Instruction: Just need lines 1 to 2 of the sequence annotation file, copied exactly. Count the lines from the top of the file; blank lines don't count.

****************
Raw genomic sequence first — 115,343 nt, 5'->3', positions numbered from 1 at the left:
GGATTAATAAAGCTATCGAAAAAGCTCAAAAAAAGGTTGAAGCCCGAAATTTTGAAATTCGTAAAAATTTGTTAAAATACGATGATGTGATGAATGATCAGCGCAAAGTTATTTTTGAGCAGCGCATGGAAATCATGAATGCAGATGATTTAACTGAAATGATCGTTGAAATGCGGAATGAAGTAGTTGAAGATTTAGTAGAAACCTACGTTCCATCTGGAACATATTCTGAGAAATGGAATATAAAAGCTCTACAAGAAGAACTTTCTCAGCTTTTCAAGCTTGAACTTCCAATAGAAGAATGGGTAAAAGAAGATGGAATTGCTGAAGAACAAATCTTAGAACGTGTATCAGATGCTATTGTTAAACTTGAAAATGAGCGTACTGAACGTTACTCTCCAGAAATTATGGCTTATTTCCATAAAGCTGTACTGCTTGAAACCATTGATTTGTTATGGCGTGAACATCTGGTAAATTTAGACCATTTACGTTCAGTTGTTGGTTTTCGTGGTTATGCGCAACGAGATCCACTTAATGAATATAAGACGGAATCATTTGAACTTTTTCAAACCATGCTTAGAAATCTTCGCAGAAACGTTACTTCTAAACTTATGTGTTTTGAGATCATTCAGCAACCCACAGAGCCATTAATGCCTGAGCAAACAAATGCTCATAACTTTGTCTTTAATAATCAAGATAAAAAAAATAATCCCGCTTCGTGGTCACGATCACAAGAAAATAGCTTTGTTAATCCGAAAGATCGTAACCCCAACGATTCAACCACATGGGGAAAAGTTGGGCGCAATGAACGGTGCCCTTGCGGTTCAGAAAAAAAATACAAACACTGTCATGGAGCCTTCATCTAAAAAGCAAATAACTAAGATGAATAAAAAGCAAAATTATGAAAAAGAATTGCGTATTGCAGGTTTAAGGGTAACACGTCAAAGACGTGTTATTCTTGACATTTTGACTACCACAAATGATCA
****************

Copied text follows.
Raw genomic sequence first — 115,343 nt, 5'->3', positions numbered from 1 at the left:
GGATTAATAAAGCTATCGAAAAAGCTCAAAAAAAGGTTGAAGCCCGAAATTTTGAAATTCGTAAAAATTTGTTAAAATACGATGATGTGATGAATGATCAGCGCAAAGTTATTTTTGAGCAGCGCATGGAAATCATGAATGCAGATGATTTAACTGAAATGATCGTTGAAATGCGGAATGAAGTAGTTGAAGATTTAGTAGAAACCTACGTTCCATCTGGAACATATTCTGAGAAATGGAATATAAAAGCTCTACAAGAAGAACTTTCTCAGCTTTTCAAGCTTGAACTTCCAATAGAAGAATGGGTAAAAGAAGATGGAATTGCTGAAGAACAAATCTTAGAACGTGTATCAGATGCTATTGTTAAACTTGAAAATGAGCGTACTGAACGTTACTCTCCAGAAATTATGGCTTATTTCCATAAAGCTGTACTGCTTGAAACCATTGATTTGTTATGGCGTGAACATCTGGTAAATTTAGACCATTTACGTTCAGTTGTTGGTTTTCGTGGTTATGCGCAACGAGATCCACTTAATGAATATAAGACGGAATCATTTGAACTTTTTCAAACCATGCTTAGAAATCTTCGCAGAAACGTTACTTCTAAACTTATGTGTTTTGAGATCATTCAGCAACCCACAGAGCCATTAATGCCTGAGCAAACAAATGCTCATAACTTTGTCTTTAATAATCAAGATAAAAAAAATAATCCCGCTTCGTGGTCACGATCACAAGAAAATAGCTTTGTTAATCCGAAAGATCGTAACCCCAACGATTCAACCACATGGGGAAAAGTTGGGCGCAATGAACGGTGCCCTTGCGGTTCAGAAAAAAAATACAAACACTGTCATGGAGCCTTCATCTAAAAAGCAAATAACTAAGATGAATAAAAAGCAAAATTATGAAAAAGAATTGCGTATTGCAGGTTTAAGGGTAACACGTCAAAGACGTGTTATTCTTGACATTTTGACTACCACAAATGATCA